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I think the thing that kills walkability/vibrancy more than anything is vehicle traffic. so to create that you have to get rid of the cars by making streets off limits to most or all vehicle traffic. in europe and asia cities are very vibrant because they are filled with streets that are pedestrian-only and pedestrian-priority, which is practically unheard of across the pond because the automobile dominates everything. that people are second class citizens to machines is kind of a scary thing in itself but that's another story. you can accommodate one or the other but you can't accommodate both. that's the mistake urban planners always make. they try to accommodate cars and pedestrians equally but that almost never works. because the cars end up dominating and crowding out everything else.
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Old 07-31-2012, 09:16 PM
 
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I'd say yes. I often rack up 8 miles a day just walking from one place to another and sometimes even wandering around a bit if I have time to kill. Once I was so avid about job searching by going door to door, it was only when I pinched a nerve in my foot that I realized I had walked 20 miles that day.
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Old 07-31-2012, 09:20 PM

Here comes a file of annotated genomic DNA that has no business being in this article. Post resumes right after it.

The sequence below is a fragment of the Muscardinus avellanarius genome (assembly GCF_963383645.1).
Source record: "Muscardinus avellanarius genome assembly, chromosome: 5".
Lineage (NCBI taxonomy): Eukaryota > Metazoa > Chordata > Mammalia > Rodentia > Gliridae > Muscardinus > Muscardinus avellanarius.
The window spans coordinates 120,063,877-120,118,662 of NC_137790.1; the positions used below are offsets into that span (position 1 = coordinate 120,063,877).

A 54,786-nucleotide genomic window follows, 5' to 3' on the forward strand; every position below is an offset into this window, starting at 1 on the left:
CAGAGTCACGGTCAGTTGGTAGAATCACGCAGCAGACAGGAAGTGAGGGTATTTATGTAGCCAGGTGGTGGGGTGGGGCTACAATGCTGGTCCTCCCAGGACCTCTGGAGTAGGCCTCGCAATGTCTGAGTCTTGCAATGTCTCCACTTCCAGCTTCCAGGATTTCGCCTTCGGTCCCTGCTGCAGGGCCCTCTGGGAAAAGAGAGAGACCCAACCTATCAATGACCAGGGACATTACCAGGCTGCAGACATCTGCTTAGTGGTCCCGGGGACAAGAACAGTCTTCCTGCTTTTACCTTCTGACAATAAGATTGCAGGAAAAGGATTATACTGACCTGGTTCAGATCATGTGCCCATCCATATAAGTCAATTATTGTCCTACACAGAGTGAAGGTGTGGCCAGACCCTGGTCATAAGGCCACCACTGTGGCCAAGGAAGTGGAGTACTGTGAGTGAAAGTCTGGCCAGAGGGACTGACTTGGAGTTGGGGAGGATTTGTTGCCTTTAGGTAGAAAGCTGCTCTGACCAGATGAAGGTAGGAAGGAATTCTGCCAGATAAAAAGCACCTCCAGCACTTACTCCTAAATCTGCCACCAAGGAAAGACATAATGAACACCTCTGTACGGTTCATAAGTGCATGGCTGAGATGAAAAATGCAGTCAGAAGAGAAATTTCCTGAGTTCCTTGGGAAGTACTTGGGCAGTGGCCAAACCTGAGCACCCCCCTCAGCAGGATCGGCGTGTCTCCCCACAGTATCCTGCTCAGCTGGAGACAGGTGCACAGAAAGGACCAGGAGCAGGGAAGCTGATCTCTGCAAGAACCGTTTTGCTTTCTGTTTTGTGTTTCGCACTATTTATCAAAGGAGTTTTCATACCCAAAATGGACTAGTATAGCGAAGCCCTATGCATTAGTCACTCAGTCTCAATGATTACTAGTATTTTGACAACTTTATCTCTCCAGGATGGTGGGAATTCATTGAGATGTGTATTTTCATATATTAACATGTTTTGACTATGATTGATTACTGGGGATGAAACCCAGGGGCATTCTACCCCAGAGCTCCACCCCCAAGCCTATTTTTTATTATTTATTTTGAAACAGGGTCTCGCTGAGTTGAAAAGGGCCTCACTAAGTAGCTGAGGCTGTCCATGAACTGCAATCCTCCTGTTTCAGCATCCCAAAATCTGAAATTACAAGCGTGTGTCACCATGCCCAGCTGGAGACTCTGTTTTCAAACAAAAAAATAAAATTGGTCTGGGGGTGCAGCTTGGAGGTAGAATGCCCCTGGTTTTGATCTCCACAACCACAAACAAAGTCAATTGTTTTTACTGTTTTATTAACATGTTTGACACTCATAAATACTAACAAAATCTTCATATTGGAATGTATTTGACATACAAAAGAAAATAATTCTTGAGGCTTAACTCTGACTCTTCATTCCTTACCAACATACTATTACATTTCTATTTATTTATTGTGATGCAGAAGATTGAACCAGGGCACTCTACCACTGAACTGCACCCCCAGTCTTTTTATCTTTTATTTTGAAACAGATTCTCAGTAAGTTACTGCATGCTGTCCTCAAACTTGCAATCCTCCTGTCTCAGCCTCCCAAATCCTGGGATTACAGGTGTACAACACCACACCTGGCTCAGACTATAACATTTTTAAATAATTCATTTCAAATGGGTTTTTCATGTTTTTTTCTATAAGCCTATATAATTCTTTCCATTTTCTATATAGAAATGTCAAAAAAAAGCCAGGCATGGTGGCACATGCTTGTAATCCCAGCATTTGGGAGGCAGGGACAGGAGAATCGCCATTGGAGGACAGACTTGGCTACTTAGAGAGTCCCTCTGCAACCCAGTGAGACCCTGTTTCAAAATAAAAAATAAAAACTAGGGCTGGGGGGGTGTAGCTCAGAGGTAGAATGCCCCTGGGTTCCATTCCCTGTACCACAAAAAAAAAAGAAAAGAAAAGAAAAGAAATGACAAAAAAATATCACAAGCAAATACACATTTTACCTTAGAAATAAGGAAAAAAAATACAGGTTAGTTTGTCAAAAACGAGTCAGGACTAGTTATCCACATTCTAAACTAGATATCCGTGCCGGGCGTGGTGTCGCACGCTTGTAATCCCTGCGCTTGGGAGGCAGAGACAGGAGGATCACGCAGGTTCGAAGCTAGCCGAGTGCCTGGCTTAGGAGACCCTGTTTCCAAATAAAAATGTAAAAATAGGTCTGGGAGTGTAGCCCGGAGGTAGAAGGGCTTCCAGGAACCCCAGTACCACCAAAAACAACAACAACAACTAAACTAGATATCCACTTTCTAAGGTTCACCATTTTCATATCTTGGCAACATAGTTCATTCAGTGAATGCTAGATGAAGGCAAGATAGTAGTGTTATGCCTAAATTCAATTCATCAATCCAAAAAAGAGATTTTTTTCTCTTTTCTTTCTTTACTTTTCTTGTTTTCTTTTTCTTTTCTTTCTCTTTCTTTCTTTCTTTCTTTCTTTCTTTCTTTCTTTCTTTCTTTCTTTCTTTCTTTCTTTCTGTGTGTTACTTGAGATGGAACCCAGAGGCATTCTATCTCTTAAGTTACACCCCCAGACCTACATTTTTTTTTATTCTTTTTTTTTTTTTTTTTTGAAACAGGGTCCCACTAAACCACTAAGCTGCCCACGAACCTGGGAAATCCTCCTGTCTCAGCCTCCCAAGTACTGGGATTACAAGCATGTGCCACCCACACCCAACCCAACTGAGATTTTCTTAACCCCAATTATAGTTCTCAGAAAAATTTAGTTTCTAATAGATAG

Location: SoCal
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Quote:
Originally Posted by cisco kid View Post
I think the thing that kills walkability/vibrancy more than anything is vehicle traffic. so to create that you have to get rid of the cars by making streets off limits to most or all vehicle traffic. in europe and asia cities are very vibrant because they are filled with streets that are pedestrian-only and pedestrian-priority, which is practically unheard of across the pond because the automobile dominates everything. that people are second class citizens to machines is kind of a scary thing in itself but that's another story. you can accommodate one or the other but you can't accommodate both. that's the mistake urban planners always make. they try to accommodate cars and pedestrians equally but that almost never works. because the cars end up dominating and crowding out everything else.